At 8.46 a.m. on Wednesday, time will stand still across the US when the nation remembers the terrorist attacks that killed 2,996 people 18 years ago.
At least 117 people of Indian origin will be among those remembered when the names of the 9/11 victims are solemnly intoned during the annual commemoration of the Al Qaeda terror attack which will start at the precise time when the Northern Tower of the World Trade Center was struck by a hijacked jetliner.
That was the moment that profoundly changed nation and brought South Asia and international terrorism to the fore in the US and across the world.
That was the moment the US lost its innocence and realised its vulnerability to large-scale terrorism from abroad -- like India and other countries had been experiencing.
The true horrors of terrorism traceable to Pakistan was brought home to the US by the war on America launched that day by the Al Qaeda, which worked under the patronage of the Taliban that controlled Afghanistan and Pakistan.
Besides the twin towers of the World Trade Centre, the citadel of the US military, the Pentagon, was attacked and another aiming for either the White House or the Congress was thwarted when passengers overpowered the hijackers and crashed the jet in a field.
Facing the wrath of Washington, the military dictator Pervez Musharraf switched sides outwardly allowing the US access to facilities and routes in the nation as it rained vengeance on Al Qaeda and the Taliban.
But playing a double game Pakistan proteted Osama bin Laden, the leader of the Al Qaeda, and the leadership of the Taliban, giving them safe havens to continue their attacks on the US and allied troops in Afghanistan and run terrorist operations around the world.
It was nearly a decade later that the US would track him down to his Pakistan home near major military facilities in Abottabad and take him down.
Meanwhile, with Pakistan's role as the international patron of terrorism was exposed to the world and it began a spiral of distrust and isolation.
The recognition of the shared dangers of terrorism by the administration of President George W. Bush, who had assumed office in January 2001, led to the US designating anti-India terrorist groups like Lashkar-e Taiba as terrorist organisations and cooperating with New Delhi to a greater degree to fight terrorism.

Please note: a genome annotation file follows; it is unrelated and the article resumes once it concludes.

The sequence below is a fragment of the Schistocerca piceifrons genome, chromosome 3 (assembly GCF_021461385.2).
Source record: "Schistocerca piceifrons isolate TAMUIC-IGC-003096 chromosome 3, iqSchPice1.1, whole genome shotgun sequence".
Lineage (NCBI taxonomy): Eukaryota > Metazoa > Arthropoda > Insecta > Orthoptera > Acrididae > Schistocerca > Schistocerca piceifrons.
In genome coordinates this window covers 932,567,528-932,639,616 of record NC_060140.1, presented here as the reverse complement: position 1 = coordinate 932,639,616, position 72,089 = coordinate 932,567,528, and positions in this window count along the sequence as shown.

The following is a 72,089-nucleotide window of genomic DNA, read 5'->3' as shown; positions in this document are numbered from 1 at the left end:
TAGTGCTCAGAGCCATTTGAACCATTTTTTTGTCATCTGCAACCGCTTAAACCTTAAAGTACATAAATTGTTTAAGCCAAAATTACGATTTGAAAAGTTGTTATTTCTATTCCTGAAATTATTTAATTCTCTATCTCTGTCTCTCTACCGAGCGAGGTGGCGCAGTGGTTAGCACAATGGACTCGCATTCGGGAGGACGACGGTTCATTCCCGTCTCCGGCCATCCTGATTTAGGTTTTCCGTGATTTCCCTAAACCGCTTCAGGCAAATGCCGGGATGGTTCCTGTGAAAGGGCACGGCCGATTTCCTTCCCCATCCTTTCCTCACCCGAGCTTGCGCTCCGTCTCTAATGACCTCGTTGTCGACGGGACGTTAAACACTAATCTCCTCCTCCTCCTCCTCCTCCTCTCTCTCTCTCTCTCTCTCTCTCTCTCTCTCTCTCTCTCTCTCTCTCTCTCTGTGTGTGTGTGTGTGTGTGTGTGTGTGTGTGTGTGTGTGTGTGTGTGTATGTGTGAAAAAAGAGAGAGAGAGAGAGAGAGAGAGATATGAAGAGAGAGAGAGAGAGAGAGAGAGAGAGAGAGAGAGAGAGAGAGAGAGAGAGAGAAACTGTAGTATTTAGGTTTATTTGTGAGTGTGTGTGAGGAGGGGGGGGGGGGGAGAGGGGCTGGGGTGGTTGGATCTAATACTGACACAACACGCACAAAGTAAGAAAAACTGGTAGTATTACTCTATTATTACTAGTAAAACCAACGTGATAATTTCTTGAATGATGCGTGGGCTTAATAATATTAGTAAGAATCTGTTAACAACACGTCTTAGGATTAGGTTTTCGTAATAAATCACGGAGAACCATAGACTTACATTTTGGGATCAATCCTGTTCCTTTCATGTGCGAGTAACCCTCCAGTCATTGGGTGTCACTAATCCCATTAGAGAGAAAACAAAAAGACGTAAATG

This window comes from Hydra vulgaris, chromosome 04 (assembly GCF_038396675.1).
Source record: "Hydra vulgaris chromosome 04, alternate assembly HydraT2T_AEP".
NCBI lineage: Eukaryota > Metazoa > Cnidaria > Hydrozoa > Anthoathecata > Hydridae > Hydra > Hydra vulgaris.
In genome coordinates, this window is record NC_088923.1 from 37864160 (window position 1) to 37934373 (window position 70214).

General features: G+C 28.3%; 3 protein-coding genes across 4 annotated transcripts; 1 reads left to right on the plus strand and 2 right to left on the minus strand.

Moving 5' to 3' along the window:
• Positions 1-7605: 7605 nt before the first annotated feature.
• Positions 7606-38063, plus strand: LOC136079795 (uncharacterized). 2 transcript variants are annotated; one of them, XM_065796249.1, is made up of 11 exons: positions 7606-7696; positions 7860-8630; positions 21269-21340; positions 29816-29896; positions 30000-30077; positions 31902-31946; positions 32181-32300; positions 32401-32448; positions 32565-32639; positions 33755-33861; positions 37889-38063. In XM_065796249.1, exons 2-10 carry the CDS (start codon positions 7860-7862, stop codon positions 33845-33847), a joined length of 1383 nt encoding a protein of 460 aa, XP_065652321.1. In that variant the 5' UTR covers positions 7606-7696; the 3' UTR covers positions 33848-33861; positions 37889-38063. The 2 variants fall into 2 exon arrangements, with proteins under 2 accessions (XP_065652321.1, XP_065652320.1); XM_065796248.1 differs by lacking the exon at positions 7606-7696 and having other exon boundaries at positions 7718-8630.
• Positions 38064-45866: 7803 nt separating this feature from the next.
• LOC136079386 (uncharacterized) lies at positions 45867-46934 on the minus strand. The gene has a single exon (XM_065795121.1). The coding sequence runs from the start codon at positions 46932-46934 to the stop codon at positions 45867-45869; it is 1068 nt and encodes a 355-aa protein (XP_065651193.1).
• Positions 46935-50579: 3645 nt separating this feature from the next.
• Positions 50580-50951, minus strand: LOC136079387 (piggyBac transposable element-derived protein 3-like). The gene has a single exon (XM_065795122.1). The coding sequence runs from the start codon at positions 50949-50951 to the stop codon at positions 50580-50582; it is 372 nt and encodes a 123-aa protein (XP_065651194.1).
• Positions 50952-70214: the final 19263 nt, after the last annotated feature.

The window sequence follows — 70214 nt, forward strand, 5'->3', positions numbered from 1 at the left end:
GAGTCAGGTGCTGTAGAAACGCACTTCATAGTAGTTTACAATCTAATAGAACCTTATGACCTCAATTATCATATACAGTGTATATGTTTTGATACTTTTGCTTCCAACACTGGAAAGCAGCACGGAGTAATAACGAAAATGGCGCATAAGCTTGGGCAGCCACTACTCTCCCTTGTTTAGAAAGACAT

While having to maintain its ties to Pakistan because of its chokehold on some US supply lines to allied forces fighting in Afghanistan, Bush grew the ties to India, the high point of which was the civil nuclear cooperation agreement.
And it also marked the end to the hyphenation of India and Pakistan -- treating them as equals and dealing with them as if the relations were an interconnected triangle.
Although there was some talk in 2001 of India joining the US intervention in Afghanistan, then-Prime Minister Atal Bihari Vajpayee wisely desisted the move.
The wisdom of the decision is clear to see now with the US coming around a full circle and trying to make peace with the Taliban after being bogged down there for nearly 18 years in what is now America's longest war after Bush's misjudgements and a diversion into Iraq.
The peace negotiations again hit the shoals of deceit when the Taliban continued to attack US troops, killing one of them last week, while a deal was in it its final stages.
President Donald Trump cancelled a grand show he had planned to showcase an agreement that would have enabled him to redeem an election pledge of ending the Afghanistan war and bringing US troops home.
In a way it was a reprise of the 1980s polices under then-President Ronald Reagan, who collaborated with Pakistan in trying to end the Russia occupation of Afghanistan and was led by another Pakistani dictator Zia ul-Haq into creating the forces of Islamic terrorism that would emerge as a global force to haunt the US.
While Trump held back the Taliban deal, it is not entirely dead and, as before 2001, Pakistan has tried to take advantage of the situation, this time dangling its leverage with the Taliban.
As far as the impact of 9/11 on Indians in the US is concerned, diplomats at the Indian consulate in New York in 2002 said the number of victims of Indian-descent was 117 among the 2,606 killed at the World Trade Center.
Officially, the number of India citizens killed is 41, with others holding other passports.
Indians in the US were affected violently when they were misidentified as people with links to the Islamic terrorists.
Sikhs with their turbans and beards bore the brunt of the attacks fueled by insane anger.
Four days after 9/11 Balbir Singh Sodhi was killed in Mesa, Arizona, by a hate-crazed man who mistook him for an Arab Muslim.
Some Indians have continues to face harassment and attacks because of mistaken identity.
As recently as April an Indian family was the victim of an identity confusion when a father and two children were run over by a man driving a car who thought they were Muslims.